The music business is known for its reluctance to embrace digital music sales without wrapping said music in horribly restrictive DRM that all too often means that their collection of bought-and-paid-for product will not work with the next generation of players. A classic example of this was when music that was “protected” by Microsoft’s “PlaysforSure” DRM would not work with their new “Zune” music player.
Milady has had an iPod for over a year. My music collection – all legit, I hasten to add – runs to about 26GB. To date we have bought two songs from iTunes.
As you can see, I’m not exactly crazy about DRM.
Once again, Wal-Mart has gone where the music business fears to tread. Until recently they sold only DRM-protected WMA music, which only worked on Windows machines and select WMA-enabled digital music players. The good news is that they have now started offering selling MP3 music downloads on their website. These files will work on your any MP3 player, including both the iPod and the Zune.
The MP3s are 256kbit (good quality, but could be better) and at 94c per file, cost a little more than the 88c WMA downloads, and a lot more than they should be (they should be about half that at most)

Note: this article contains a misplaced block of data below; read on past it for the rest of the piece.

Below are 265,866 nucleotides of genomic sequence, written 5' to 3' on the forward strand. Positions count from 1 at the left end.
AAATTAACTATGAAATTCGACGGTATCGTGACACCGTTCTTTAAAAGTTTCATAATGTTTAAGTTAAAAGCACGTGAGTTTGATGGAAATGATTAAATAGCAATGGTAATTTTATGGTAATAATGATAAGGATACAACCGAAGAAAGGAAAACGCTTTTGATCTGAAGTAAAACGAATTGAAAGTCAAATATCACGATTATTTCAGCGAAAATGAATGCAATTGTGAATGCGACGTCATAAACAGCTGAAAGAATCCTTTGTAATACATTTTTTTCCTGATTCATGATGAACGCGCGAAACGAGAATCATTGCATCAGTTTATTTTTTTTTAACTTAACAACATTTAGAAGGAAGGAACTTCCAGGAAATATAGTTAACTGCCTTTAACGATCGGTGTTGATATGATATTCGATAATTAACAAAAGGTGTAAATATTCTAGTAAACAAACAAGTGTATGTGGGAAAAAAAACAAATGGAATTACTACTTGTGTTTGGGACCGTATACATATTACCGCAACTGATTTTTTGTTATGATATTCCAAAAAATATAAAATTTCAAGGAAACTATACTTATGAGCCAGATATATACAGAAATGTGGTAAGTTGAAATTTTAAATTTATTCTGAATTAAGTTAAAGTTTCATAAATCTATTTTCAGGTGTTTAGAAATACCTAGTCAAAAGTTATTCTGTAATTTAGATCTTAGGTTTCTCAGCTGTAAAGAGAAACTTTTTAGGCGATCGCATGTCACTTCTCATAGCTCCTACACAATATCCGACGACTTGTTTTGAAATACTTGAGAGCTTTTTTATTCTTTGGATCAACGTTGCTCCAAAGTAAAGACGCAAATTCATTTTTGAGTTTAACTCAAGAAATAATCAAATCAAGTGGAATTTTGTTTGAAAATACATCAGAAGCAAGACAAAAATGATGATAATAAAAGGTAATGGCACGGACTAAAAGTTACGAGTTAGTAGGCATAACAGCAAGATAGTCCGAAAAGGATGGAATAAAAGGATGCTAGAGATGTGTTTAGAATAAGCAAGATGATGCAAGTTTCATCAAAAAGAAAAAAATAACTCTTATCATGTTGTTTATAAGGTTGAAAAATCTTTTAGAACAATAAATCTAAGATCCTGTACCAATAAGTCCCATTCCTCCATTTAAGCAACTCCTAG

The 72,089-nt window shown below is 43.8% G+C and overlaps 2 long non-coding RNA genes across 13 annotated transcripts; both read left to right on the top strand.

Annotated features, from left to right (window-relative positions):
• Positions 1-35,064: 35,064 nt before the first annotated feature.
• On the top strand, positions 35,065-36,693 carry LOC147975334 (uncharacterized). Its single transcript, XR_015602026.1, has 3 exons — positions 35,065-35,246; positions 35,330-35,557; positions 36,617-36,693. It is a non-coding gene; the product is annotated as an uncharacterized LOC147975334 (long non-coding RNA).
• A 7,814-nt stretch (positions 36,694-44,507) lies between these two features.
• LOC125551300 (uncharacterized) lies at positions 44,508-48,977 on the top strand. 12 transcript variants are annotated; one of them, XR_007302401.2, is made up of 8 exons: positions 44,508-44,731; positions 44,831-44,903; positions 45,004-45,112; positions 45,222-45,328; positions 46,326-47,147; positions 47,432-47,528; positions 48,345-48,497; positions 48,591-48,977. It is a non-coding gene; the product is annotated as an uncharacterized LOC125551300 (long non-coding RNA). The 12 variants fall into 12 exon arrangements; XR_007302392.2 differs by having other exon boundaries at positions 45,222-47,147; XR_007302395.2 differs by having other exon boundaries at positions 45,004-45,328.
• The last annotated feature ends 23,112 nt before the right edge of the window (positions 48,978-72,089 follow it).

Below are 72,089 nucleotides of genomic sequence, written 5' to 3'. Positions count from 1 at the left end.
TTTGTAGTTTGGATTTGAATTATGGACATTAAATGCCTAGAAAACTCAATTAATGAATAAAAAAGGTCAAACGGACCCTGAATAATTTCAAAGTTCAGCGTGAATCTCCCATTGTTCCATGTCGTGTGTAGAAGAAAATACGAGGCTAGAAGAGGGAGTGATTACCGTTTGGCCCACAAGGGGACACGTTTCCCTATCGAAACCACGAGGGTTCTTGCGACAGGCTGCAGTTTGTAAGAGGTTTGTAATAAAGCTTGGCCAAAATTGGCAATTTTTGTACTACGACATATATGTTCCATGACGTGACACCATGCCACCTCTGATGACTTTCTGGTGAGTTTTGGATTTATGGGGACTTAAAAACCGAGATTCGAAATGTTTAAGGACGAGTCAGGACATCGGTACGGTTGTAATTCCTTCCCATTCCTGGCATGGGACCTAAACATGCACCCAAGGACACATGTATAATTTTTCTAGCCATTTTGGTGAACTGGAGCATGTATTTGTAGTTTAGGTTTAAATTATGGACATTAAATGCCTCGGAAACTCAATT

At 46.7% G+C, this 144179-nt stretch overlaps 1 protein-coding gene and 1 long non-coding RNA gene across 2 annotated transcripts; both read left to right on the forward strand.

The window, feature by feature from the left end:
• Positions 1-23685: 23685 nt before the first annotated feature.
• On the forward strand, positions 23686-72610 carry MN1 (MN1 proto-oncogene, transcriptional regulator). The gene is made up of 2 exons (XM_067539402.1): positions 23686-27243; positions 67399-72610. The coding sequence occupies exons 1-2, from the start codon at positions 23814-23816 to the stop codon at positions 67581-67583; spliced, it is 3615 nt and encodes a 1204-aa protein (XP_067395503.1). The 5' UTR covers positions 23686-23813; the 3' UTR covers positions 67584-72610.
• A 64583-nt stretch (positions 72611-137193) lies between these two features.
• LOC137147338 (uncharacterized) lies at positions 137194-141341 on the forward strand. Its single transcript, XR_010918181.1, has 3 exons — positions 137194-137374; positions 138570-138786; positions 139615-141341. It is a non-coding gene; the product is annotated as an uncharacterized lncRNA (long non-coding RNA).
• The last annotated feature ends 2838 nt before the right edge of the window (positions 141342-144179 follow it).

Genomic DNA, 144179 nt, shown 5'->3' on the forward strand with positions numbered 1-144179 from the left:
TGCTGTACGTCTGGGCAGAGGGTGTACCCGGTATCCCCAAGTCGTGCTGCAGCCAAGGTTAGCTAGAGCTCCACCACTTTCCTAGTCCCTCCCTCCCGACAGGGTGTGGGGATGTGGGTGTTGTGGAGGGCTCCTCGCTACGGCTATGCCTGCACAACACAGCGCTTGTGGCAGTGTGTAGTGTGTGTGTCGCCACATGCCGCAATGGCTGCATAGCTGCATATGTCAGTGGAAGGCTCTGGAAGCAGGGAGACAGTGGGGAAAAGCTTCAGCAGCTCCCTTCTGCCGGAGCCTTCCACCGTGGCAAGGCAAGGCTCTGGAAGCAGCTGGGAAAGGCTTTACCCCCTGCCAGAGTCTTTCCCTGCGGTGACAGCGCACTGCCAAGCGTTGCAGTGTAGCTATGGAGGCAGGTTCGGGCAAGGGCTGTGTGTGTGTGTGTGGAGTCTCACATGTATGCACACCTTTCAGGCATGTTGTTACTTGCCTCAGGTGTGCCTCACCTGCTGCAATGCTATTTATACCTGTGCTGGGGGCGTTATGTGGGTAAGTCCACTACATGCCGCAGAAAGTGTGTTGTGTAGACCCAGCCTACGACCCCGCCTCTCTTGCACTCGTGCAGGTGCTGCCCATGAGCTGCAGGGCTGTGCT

After a wander around their website, I see that only a small subset of the WMA files are available as MP3 download – some artists (such as “Madness) have none at all. In addition, a small number are not available in either format – but hopefully the selection available for MP3 download will grow with time.
I still think that $1/song is at least double the price that it should be (buying all the tracks on an album is about the same price as buying the CD), but that’s mostly due to MusicBiz greed – I strongly suspect that Wal-Mart gets only a few pennies per download and they pocket the rest.
It is, however, a huge leap of faith, as the MP3s are unprotected and can be easily shared. If that happens on a large scale, this experiment will fail and the music business’ bleating for more protection from their own customers will gain credibility – so let’s do out bit to make sure that does not happen by supporting legal unprotected MP3s in the marketplace…